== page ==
Bennett Clark (Bennett Champ Clark)

Bennett Clark

The son of Champ Clark, a prominent Democratic Party leader of the early 20th century, Bennett Clark was born in Bowling Green, Missouri. After graduating with a B.A. from the University of Missouri in Columbia, Missouri in 1912, he earned an LL.B. at George Washington University. Bennett Clark became parliamentarian of the United States House of Representatives from 1913 to 1917. After serving as a colonel in the United States Army during World War I, from 1917 to 1919, Clark began practising law in St. Louis, Missouri. In the 1932 election, Clark was elected to the United States Senate as a Democrat. Clark entered the Senate after Senator Harry B. Hawes resigned on February 3, 1933, a month before his term was to end. Clark was re-elected in the 1938 election, but lost his bid for renomination in the 1944 election. Clark is perhaps most famous for declaring that Emperor Hirohito should be hanged as a war criminal on the senate floor on January 29, 1944. In the same year, he was the first senator to introduce the G.I. Bill proposal in U.S. Congress. When Congress began work on the G.I. Bill in 1944 it had originally expressed concern about possible misuse of the “Blue discharge” (now called an “Other Than Honorable discharge”). In testimony before the United States Senate, Rear Admiral Randall Jacobs strongly opposed the provision to include Veterans with Blue discharges on the grounds that it would undermine morale and remove any incentive to maintain a good service record. Senator Clark, a sponsor (writer) of the GI Bill, dismissed his concerns, calling them “some of the most stupid, short-sighted objections which could be raised”. On September 12, 1945, Bennett Clark was nominated by President Harry S. Truman to a seat on the United States Court of Appeals for the D.C. Circuit vacated by the resignation of Thurman Arnold. Clark was confirmed by the United States Senate on September 24, 1945, and received his commission on September 28, 1945, serving thereafter until his death. He died in Gloucester, Massachusetts, on July 13, 1954, and was buried at Arlington National Cemetery.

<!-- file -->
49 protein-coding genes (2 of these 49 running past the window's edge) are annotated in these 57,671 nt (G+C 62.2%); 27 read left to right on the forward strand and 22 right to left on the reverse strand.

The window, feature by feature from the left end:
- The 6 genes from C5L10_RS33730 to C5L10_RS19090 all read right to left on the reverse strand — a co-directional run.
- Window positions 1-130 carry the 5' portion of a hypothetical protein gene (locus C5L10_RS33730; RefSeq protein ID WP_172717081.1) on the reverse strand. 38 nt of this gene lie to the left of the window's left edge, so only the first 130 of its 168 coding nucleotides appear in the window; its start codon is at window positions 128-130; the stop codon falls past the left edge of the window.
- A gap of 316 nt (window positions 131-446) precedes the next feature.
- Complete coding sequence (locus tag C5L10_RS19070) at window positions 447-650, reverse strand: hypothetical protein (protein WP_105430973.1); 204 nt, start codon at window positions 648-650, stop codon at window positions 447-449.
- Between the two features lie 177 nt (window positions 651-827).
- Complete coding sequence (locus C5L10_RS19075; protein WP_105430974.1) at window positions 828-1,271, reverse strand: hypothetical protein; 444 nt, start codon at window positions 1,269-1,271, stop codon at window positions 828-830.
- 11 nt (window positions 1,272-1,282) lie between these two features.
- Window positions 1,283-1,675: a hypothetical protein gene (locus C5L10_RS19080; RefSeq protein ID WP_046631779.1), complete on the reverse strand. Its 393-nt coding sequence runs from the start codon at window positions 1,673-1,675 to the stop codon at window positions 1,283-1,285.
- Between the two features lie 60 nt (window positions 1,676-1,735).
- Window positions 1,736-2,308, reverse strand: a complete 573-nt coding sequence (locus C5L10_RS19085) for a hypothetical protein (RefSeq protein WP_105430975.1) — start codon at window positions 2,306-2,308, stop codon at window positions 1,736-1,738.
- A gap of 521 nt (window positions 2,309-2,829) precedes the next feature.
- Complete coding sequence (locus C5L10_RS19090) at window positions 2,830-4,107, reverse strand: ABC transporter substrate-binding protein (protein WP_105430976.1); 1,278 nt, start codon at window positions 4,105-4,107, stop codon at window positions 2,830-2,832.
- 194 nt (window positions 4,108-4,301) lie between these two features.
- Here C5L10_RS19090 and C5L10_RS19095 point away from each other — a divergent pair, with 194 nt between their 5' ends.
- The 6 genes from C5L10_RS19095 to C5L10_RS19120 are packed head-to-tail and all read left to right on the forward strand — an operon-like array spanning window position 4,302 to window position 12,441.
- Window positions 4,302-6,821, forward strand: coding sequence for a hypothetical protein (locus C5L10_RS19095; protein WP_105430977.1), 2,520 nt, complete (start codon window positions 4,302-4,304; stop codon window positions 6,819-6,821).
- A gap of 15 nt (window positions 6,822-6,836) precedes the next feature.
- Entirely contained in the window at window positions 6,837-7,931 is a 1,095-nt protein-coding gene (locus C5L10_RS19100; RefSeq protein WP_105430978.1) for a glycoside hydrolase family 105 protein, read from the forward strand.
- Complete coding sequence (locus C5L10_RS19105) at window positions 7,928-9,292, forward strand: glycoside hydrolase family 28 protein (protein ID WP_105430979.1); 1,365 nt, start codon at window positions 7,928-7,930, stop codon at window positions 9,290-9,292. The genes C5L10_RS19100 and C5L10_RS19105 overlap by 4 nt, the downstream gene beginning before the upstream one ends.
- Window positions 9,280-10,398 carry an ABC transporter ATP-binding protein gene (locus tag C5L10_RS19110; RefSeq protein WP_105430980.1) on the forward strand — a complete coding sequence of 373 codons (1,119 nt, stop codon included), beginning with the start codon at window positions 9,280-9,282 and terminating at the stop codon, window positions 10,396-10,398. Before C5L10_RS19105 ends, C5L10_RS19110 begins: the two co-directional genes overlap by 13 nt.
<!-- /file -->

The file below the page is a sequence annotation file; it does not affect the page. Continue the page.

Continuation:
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  • January, 08, 1890
  • USA
  • Bowling Green, Missouri


  • July, 13, 1954
  • USA
  • Gloucester, Massachusetts


  • Arlington National Cemetery
  • Arlington, Virginia
  • USA

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